Activists project ‘Property of Verizon’ on FCC building as net neutrality repeal nears

18 attorneys general and 28 senators say the vote should be stopped.
FCC Net Neutrality Verizon
Photo: Twitter / TimKarr

Pranksters projected the words "Property of Verizon" on the headquarters of the Federal Communications Commission ahead of a vote to overturn net neutrality, a move that stands to enrich telecom companies.

 

Trump-appointed FCC head Ajit Pai, a former telecom lobbyist, has scheduled the vote for Thursday. The commission is widely expected to overturn the Obama-era regulation of the internet as a public utility, preventing internet-service providers from charging consumers for access to certain content or creating "fast lanes" companies pay to put their sites on.

 

Pai contends that net neutrality is a regulatory burden. Critics charge that overturning the rule would unfairly benefit large companies and exploit consumers.

 

After announcing his intent to repeal net neutrality, Pai was required to open the matter to public comment. On Wednesday, 18 attorneys general around the country sent a letter to the FCC urging a delay on the vote because the agency has refused to investigate millions of comments that were posted using stolen identities.

 

“As state Attorneys General, many of our offices have received complaints from consumers indicating their distress over their names being used in such a manner,” the letter said. “While we will investigate these consumer complaints through our normal processes, we urge the Commission to take immediate action and to cooperate with law enforcement investigations.”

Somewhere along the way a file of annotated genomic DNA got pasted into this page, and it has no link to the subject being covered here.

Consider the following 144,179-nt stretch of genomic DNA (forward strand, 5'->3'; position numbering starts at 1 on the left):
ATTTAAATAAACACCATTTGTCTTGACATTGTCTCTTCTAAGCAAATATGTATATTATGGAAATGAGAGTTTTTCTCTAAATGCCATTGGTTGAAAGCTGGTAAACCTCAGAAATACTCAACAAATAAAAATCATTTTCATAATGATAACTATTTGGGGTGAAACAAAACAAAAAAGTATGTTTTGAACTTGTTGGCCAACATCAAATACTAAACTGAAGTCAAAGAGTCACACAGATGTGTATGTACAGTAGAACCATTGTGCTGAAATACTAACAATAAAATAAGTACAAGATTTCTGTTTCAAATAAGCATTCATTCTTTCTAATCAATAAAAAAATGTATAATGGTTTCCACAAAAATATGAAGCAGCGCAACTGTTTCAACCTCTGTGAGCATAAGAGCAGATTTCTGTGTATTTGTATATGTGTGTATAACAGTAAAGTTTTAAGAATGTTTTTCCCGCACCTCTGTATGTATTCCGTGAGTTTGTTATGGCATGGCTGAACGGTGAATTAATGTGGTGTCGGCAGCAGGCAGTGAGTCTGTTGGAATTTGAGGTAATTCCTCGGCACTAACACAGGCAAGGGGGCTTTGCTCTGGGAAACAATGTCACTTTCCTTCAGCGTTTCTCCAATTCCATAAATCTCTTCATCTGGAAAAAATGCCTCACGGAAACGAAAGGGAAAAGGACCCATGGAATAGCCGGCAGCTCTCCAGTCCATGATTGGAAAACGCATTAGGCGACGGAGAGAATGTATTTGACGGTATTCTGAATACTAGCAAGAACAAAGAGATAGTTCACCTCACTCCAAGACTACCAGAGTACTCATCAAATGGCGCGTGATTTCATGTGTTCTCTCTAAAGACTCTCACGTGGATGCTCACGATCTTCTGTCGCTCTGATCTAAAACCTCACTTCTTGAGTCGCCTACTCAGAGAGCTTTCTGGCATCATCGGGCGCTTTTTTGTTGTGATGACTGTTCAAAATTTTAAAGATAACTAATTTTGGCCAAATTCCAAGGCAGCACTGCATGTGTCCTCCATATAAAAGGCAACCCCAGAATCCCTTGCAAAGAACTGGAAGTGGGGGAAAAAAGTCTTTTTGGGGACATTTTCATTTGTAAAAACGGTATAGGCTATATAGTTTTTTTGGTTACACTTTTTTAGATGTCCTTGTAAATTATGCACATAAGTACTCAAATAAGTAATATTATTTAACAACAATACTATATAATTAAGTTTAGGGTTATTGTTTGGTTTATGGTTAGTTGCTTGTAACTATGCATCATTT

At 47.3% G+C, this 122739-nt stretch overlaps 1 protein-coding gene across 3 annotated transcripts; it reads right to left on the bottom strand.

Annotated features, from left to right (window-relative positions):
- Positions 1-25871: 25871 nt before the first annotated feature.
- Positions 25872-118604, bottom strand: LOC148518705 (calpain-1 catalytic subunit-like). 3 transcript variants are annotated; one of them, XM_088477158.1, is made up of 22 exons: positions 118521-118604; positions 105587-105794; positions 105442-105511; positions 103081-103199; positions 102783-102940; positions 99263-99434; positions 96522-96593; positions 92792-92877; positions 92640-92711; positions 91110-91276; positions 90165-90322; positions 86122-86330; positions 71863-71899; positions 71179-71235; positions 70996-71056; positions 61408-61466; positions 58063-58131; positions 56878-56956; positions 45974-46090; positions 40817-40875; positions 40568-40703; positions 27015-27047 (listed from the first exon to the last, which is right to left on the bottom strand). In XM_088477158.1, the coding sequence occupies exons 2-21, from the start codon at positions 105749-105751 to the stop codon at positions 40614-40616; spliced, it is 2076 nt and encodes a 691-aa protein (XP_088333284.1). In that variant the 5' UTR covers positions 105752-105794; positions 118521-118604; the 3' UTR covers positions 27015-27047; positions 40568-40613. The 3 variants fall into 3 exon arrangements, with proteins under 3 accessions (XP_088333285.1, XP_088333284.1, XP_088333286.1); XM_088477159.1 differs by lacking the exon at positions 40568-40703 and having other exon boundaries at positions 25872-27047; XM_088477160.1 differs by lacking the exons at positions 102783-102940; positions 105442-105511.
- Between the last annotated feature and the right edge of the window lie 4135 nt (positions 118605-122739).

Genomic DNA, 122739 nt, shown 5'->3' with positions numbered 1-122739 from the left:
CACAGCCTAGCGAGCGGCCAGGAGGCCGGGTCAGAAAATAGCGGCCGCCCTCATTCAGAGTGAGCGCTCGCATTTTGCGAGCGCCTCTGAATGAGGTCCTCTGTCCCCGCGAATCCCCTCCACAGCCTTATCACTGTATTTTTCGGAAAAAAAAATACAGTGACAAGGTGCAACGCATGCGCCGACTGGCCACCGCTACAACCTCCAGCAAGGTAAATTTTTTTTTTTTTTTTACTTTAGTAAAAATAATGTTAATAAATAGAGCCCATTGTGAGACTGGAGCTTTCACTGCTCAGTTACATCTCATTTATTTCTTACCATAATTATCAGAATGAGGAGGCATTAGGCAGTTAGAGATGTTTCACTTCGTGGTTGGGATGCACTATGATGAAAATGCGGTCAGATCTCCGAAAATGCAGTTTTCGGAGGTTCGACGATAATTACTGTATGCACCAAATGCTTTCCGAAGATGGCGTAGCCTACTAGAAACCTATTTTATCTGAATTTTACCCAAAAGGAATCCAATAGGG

Twenty-eight U.S. senators have also called for a delay in voting.

Also on Wednesday, New York State Attorney General Eric Schneiderman issued an update on his office's investigation of the comment fraud. More than 5,000 people have filed reports with Schneiderman's office over fake comments, and up to 2 million comments misused identities. More than 100,000 came from New York, Florida, Texas and California.

"As we’ve told the FCC: moving forward with this vote would make a mockery of our public comment process and reward those who perpetrated this fraud to advance their own hidden agenda," said Scheniderman. "The FCC must postpone this vote and work with us to get to the bottom of what happened.”

Scheiderman also confirmed that the FCC still refused to cooperate with his investigation.

 
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